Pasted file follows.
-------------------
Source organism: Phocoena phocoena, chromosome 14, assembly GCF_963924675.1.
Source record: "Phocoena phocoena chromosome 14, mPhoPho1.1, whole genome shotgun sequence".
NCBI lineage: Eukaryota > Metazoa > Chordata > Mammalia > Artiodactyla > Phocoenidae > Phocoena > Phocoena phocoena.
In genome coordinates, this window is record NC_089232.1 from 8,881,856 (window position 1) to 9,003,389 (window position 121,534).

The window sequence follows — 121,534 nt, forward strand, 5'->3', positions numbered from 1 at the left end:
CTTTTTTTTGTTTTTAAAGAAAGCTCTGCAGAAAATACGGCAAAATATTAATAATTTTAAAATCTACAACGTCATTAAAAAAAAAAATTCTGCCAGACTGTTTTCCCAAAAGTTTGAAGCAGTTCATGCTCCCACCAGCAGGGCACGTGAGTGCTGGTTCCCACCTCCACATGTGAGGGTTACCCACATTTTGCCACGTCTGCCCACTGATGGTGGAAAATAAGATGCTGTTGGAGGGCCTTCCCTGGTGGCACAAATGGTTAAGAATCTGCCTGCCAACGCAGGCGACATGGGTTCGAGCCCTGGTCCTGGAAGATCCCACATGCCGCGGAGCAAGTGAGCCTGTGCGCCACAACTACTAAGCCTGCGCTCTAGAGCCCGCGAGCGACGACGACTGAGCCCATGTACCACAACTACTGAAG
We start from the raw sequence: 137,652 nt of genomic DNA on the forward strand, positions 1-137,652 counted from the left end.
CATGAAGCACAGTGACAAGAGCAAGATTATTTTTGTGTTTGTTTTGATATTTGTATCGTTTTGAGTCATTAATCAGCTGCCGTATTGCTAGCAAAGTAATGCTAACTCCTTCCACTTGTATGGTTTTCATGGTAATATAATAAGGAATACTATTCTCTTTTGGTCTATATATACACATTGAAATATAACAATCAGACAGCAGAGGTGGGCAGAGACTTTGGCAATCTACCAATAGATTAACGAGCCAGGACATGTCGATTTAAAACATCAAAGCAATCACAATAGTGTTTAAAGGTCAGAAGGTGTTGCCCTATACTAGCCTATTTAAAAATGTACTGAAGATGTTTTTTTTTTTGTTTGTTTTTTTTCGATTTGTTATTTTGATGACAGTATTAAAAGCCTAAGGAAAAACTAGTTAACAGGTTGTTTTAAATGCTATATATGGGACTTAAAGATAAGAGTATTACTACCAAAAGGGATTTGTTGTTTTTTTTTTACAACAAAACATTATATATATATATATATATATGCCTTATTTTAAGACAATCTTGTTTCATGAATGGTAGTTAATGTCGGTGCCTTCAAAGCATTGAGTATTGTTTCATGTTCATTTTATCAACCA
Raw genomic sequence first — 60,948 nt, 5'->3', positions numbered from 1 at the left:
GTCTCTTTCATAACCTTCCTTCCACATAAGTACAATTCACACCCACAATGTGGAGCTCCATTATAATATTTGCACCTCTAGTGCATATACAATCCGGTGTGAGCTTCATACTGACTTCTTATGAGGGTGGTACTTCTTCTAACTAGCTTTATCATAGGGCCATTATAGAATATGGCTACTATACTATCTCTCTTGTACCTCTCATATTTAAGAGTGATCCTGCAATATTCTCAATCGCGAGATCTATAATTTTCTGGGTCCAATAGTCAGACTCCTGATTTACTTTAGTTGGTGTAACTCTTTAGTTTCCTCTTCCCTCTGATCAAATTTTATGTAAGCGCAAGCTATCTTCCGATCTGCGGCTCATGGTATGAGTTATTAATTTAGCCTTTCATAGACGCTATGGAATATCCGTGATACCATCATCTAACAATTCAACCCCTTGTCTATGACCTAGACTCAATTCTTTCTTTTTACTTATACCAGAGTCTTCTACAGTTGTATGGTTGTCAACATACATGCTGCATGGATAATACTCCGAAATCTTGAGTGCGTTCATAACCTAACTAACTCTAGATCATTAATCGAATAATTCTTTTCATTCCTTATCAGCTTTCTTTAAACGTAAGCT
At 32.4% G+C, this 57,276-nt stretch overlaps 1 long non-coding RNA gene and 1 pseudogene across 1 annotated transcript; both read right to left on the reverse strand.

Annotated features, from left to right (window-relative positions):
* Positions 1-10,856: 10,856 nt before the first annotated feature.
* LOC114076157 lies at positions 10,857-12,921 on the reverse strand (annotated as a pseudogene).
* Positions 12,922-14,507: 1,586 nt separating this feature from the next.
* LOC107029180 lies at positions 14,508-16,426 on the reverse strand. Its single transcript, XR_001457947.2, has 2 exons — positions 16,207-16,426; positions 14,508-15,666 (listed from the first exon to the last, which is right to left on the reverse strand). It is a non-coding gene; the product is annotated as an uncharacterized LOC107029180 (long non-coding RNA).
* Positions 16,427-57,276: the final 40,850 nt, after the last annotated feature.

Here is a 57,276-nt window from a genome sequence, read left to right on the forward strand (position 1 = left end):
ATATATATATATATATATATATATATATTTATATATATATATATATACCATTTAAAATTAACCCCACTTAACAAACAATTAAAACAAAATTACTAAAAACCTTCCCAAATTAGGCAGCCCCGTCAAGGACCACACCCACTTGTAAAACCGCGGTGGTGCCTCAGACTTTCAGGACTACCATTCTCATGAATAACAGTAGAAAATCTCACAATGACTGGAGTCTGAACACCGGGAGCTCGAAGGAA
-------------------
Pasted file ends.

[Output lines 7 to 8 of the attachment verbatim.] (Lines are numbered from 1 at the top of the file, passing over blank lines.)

We start from the raw sequence: 137,652 nt of genomic DNA on the forward strand, positions 1-137,652 counted from the left end.
CATGAAGCACAGTGACAAGAGCAAGATTATTTTTGTGTTTGTTTTGATATTTGTATCGTTTTGAGTCATTAATCAGCTGCCGTATTGCTAGCAAAGTAATGCTAACTCCTTCCACTTGTATGGTTTTCATGGTAATATAATAAGGAATACTATTCTCTTTTGGTCTATATATACACATTGAAATATAACAATCAGACAGCAGAGGTGGGCAGAGACTTTGGCAATCTACCAATAGATTAACGAGCCAGGACATGTCGATTTAAAACATCAAAGCAATCACAATAGTGTTTAAAGGTCAGAAGGTGTTGCCCTATACTAGCCTATTTAAAAATGTACTGAAGATGTTTTTTTTTTTGTTTGTTTTTTTTCGATTTGTTATTTTGATGACAGTATTAAAAGCCTAAGGAAAAACTAGTTAACAGGTTGTTTTAAATGCTATATATGGGACTTAAAGATAAGAGTATTACTACCAAAAGGGATTTGTTGTTTTTTTTTTACAACAAAACATTATATATATATATATATATATGCCTTATTTTAAGACAATCTTGTTTCATGAATGGTAGTTAATGTCGGTGCCTTCAAAGCATTGAGTATTGTTTCATGTTCATTTTATCAACCA